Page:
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Teratological Research

Volume 21: debated on Tuesday 30 March 1982

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asked the Secretary of State for Social Services whether, in view of the public cost attributable to 2 per cent. of all children being born severely deformed, he will take additional measures to combat the effects of the two commonest teratogens, alcohol and nicotine; and if he will make up to £1 million available for commissioning teratological research.

I am advised that there is no evidence of the magnitude of risk which the hon. Member suggests. It is not established that alcohol or nicotine is the agent responsible for the most prevalent congenital abnormalities, that nicotine is a teratogen at the levels obtained through smoking, or that moderate use of alcohol during pregnancy is harmful to the foetus. The Department supports the Health Education Council's "Mother and Baby" campaign which advises mothers-to-be not to smoke and to keep their drinking to a minimum.The main Government-funded body supporting research in teratology is the Medical Research Council from its grant-in-aid under the science budget of the Department of Education and Science. The council, in the management of its programme, takes into consideration the views of the Health Departments. These have identified teratology as a priority and the council is already supporting studies in this field.

Scale rates as a percentage of average net male earnings*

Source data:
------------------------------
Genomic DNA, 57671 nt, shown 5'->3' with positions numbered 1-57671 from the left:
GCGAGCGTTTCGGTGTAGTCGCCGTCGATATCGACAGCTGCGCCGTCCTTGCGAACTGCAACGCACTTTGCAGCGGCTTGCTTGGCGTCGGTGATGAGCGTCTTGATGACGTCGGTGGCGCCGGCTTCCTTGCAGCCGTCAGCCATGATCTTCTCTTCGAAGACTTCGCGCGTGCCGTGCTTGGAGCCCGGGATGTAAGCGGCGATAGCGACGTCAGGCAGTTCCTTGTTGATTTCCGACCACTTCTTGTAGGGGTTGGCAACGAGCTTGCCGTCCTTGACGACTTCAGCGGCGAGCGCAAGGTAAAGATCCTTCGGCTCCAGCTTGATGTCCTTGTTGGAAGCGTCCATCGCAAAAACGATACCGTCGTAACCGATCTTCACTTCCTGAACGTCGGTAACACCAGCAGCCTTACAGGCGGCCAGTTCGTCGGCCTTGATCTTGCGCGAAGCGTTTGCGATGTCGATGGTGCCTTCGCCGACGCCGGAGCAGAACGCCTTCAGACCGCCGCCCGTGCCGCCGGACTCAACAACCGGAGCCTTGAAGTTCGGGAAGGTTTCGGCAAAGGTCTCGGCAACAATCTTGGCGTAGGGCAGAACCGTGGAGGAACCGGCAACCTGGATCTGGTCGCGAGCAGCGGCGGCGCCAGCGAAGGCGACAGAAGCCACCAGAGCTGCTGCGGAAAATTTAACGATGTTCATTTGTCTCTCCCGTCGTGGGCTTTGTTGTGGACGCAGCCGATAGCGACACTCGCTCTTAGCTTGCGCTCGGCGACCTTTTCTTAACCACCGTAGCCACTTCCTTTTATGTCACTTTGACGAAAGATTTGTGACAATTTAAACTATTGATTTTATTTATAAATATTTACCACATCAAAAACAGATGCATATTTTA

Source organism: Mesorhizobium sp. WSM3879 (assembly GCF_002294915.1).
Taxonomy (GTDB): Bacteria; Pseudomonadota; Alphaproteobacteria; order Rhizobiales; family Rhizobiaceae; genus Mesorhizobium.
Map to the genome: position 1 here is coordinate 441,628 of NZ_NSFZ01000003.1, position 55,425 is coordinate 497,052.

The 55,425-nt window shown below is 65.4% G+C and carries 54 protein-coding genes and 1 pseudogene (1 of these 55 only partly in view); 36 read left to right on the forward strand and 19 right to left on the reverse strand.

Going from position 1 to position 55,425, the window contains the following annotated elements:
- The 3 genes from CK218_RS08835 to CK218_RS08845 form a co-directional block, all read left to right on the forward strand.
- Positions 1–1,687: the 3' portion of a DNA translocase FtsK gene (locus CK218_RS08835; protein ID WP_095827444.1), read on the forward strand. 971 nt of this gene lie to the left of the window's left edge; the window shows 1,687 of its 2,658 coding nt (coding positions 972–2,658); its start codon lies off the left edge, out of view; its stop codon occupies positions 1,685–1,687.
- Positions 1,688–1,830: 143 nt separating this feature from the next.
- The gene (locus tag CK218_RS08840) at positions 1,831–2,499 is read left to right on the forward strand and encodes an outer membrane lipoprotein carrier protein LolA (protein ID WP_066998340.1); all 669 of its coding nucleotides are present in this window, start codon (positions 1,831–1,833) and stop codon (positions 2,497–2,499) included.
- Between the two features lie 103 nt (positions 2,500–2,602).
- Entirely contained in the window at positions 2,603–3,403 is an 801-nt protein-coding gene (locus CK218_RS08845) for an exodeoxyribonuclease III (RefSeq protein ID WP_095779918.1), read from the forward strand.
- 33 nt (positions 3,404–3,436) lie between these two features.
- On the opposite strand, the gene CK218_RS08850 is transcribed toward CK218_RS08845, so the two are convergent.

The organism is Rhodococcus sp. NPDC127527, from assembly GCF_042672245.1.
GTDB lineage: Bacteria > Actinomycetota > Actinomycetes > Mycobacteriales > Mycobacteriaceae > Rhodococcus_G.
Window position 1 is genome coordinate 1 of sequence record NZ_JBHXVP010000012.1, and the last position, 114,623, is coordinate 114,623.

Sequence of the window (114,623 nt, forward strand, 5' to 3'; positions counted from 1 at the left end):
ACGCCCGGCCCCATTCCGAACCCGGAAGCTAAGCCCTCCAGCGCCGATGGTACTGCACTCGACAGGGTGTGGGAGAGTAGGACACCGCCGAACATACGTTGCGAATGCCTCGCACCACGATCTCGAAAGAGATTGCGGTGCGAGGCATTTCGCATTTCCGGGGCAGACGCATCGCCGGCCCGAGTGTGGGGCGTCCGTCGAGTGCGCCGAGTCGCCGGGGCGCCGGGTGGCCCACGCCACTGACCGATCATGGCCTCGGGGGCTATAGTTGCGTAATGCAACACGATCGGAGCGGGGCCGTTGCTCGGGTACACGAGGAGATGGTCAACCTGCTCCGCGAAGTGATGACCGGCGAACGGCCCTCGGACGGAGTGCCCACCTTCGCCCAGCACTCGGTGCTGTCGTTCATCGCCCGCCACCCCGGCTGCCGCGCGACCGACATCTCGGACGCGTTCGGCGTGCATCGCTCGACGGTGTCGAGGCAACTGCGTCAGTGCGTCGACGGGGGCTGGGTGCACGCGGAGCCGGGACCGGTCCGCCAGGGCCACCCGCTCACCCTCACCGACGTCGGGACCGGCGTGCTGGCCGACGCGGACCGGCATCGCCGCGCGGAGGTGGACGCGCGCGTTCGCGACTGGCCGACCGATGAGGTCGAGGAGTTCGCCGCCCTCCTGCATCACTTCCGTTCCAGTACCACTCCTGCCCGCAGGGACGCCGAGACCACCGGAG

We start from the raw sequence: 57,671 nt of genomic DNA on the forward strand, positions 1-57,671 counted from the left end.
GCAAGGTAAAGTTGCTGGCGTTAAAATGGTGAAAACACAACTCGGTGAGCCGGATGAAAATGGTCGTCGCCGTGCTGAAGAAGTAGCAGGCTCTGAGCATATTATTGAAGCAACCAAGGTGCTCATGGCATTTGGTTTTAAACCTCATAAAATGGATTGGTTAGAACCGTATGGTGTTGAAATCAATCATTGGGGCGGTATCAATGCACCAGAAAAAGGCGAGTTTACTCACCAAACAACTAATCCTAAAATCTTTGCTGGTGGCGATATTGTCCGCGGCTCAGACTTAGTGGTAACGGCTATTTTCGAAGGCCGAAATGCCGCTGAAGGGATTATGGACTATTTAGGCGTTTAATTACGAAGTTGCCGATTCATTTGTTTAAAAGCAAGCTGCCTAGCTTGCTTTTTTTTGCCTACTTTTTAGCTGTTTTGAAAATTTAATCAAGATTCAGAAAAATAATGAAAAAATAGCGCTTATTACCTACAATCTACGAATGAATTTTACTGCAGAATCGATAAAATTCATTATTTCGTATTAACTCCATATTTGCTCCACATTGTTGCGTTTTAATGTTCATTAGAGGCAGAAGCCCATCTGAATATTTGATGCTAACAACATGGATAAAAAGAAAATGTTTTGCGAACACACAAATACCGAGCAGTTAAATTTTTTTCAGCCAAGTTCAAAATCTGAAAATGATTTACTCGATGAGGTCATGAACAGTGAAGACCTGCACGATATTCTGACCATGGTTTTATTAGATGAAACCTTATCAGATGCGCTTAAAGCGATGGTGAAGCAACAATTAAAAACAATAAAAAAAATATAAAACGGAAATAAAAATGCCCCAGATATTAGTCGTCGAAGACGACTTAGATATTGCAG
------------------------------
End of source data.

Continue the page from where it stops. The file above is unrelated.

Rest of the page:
November 1980November 1981†
Single Person22·628·822·729·0
Married Couple35·144·035·444·4
Couple with child aged 5–1140·549·140·849·4
Couple with 2 children, one aged 5–11, the other under 5†46·854·947·155·3
Couple with 4 children, two aged 5–11, the others under 5‡55·462·958·065·8


* Net average male earnings are derived from the gross earnings from the April New Earnings Survey estimates, using a three-month moving average of the whole economy index, less tax and NI contributions at the appropriate contracted-out rate, and adding child benefit in appropriate cases.

†November 1981 figures are provisional.

‡The figures include the age related heating addition for a child under 5.

asked the Secretary of State for Social Services what each of the supplementary benefit scale rates would now be if housing costs had been excluded from the retail price index for uprating purposes since 1966; and how this compares with the actual scale rates.

I regret that I cannot attempt an estimate, as in several years since 1966 factors other than the retail price index have affected the level of the uprating.